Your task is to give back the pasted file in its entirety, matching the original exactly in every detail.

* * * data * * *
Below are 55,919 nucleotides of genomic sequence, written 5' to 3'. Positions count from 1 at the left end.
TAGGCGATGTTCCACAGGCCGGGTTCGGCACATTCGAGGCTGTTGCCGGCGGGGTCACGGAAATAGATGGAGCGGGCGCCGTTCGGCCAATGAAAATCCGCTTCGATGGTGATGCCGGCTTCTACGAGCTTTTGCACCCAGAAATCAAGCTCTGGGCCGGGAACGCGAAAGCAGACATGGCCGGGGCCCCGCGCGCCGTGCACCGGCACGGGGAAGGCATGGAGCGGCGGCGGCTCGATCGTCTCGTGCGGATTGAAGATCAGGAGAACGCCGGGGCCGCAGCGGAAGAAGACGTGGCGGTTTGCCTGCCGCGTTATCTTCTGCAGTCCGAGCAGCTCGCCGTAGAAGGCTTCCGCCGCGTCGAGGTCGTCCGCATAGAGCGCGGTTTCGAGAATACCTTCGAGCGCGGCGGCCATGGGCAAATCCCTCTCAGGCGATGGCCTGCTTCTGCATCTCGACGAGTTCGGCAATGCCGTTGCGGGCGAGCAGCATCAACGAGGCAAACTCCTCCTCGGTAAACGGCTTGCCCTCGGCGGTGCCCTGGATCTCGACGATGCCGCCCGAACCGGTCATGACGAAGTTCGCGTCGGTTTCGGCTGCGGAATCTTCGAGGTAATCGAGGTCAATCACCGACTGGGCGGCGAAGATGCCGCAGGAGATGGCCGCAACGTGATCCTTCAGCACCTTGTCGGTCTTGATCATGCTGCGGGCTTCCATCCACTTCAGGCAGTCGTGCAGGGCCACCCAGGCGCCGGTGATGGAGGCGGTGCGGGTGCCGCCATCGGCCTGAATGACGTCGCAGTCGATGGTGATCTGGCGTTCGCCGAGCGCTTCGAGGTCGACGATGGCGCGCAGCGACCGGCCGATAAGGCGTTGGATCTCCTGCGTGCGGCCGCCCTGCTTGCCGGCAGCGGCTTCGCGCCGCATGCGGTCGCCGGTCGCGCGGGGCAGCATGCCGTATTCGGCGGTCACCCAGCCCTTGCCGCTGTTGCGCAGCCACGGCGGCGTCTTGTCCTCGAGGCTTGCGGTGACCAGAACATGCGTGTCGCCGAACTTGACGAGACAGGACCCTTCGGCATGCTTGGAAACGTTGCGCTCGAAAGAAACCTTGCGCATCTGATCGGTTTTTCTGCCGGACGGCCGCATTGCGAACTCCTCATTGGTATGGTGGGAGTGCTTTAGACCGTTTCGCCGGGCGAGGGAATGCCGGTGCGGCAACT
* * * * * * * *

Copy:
Below are 55,919 nucleotides of genomic sequence, written 5' to 3'. Positions count from 1 at the left end.
TAGGCGATGTTCCACAGGCCGGGTTCGGCACATTCGAGGCTGTTGCCGGCGGGGTCACGGAAATAGATGGAGCGGGCGCCGTTCGGCCAATGAAAATCCGCTTCGATGGTGATGCCGGCTTCTACGAGCTTTTGCACCCAGAAATCAAGCTCTGGGCCGGGAACGCGAAAGCAGACATGGCCGGGGCCCCGCGCGCCGTGCACCGGCACGGGGAAGGCATGGAGCGGCGGCGGCTCGATCGTCTCGTGCGGATTGAAGATCAGGAGAACGCCGGGGCCGCAGCGGAAGAAGACGTGGCGGTTTGCCTGCCGCGTTATCTTCTGCAGTCCGAGCAGCTCGCCGTAGAAGGCTTCCGCCGCGTCGAGGTCGTCCGCATAGAGCGCGGTTTCGAGAATACCTTCGAGCGCGGCGGCCATGGGCAAATCCCTCTCAGGCGATGGCCTGCTTCTGCATCTCGACGAGTTCGGCAATGCCGTTGCGGGCGAGCAGCATCAACGAGGCAAACTCCTCCTCGGTAAACGGCTTGCCCTCGGCGGTGCCCTGGATCTCGACGATGCCGCCCGAACCGGTCATGACGAAGTTCGCGTCGGTTTCGGCTGCGGAATCTTCGAGGTAATCGAGGTCAATCACCGACTGGGCGGCGAAGATGCCGCAGGAGATGGCCGCAACGTGATCCTTCAGCACCTTGTCGGTCTTGATCATGCTGCGGGCTTCCATCCACTTCAGGCAGTCGTGCAGGGCCACCCAGGCGCCGGTGATGGAGGCGGTGCGGGTGCCGCCATCGGCCTGAATGACGTCGCAGTCGATGGTGATCTGGCGTTCGCCGAGCGCTTCGAGGTCGACGATGGCGCGCAGCGACCGGCCGATAAGGCGTTGGATCTCCTGCGTGCGGCCGCCCTGCTTGCCGGCAGCGGCTTCGCGCCGCATGCGGTCGCCGGTCGCGCGGGGCAGCATGCCGTATTCGGCGGTCACCCAGCCCTTGCCGCTGTTGCGCAGCCACGGCGGCGTCTTGTCCTCGAGGCTTGCGGTGACCAGAACATGCGTGTCGCCGAACTTGACGAGACAGGACCCTTCGGCATGCTTGGAAACGTTGCGCTCGAAAGAAACCTTGCGCATCTGATCGGTTTTTCTGCCGGACGGCCGCATTGCGAACTCCTCATTGGTATGGTGGGAGTGCTTTAGACCGTTTCGCCGGGCGAGGGAATGCCGGTGCGGCAACT